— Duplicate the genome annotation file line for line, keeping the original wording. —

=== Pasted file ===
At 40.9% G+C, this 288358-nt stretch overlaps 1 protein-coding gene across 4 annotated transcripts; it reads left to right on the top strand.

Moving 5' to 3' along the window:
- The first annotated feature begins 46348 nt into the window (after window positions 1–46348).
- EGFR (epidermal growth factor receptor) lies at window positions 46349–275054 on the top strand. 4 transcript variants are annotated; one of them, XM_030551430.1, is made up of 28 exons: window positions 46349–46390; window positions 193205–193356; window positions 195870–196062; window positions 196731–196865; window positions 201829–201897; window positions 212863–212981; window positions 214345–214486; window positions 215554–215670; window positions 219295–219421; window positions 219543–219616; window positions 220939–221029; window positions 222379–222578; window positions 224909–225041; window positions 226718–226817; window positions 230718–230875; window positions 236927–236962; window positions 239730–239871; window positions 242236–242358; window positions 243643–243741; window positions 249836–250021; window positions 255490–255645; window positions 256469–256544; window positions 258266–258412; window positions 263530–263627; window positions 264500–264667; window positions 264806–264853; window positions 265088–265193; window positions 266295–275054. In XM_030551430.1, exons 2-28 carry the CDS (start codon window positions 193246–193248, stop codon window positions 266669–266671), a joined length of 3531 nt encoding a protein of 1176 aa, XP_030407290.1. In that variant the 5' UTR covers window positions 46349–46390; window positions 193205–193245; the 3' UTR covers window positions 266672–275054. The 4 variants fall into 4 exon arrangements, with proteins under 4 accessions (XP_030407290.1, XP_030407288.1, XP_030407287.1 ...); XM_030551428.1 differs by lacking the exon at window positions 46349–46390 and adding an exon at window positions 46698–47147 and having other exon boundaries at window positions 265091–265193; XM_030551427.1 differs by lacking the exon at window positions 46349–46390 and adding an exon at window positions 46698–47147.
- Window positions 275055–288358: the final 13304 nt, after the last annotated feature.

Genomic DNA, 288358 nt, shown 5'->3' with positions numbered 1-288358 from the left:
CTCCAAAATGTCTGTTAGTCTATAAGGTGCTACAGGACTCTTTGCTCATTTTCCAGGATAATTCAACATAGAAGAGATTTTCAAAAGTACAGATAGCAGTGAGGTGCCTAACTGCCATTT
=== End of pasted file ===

At 40.9% G+C, this 288358-nt stretch overlaps 1 protein-coding gene across 4 annotated transcripts; it reads left to right on the top strand.

Moving 5' to 3' along the window:
- The first annotated feature begins 46348 nt into the window (after window positions 1–46348).
- EGFR (epidermal growth factor receptor) lies at window positions 46349–275054 on the top strand. 4 transcript variants are annotated; one of them, XM_030551430.1, is made up of 28 exons: window positions 46349–46390; window positions 193205–193356; window positions 195870–196062; window positions 196731–196865; window positions 201829–201897; window positions 212863–212981; window positions 214345–214486; window positions 215554–215670; window positions 219295–219421; window positions 219543–219616; window positions 220939–221029; window positions 222379–222578; window positions 224909–225041; window positions 226718–226817; window positions 230718–230875; window positions 236927–236962; window positions 239730–239871; window positions 242236–242358; window positions 243643–243741; window positions 249836–250021; window positions 255490–255645; window positions 256469–256544; window positions 258266–258412; window positions 263530–263627; window positions 264500–264667; window positions 264806–264853; window positions 265088–265193; window positions 266295–275054. In XM_030551430.1, exons 2-28 carry the CDS (start codon window positions 193246–193248, stop codon window positions 266669–266671), a joined length of 3531 nt encoding a protein of 1176 aa, XP_030407290.1. In that variant the 5' UTR covers window positions 46349–46390; window positions 193205–193245; the 3' UTR covers window positions 266672–275054. The 4 variants fall into 4 exon arrangements, with proteins under 4 accessions (XP_030407290.1, XP_030407288.1, XP_030407287.1 ...); XM_030551428.1 differs by lacking the exon at window positions 46349–46390 and adding an exon at window positions 46698–47147 and having other exon boundaries at window positions 265091–265193; XM_030551427.1 differs by lacking the exon at window positions 46349–46390 and adding an exon at window positions 46698–47147.
- Window positions 275055–288358: the final 13304 nt, after the last annotated feature.

Genomic DNA, 288358 nt, shown 5'->3' with positions numbered 1-288358 from the left:
CTCCAAAATGTCTGTTAGTCTATAAGGTGCTACAGGACTCTTTGCTCATTTTCCAGGATAATTCAACATAGAAGAGATTTTCAAAAGTACAGATAGCAGTGAGGTGCCTAACTGCCATTT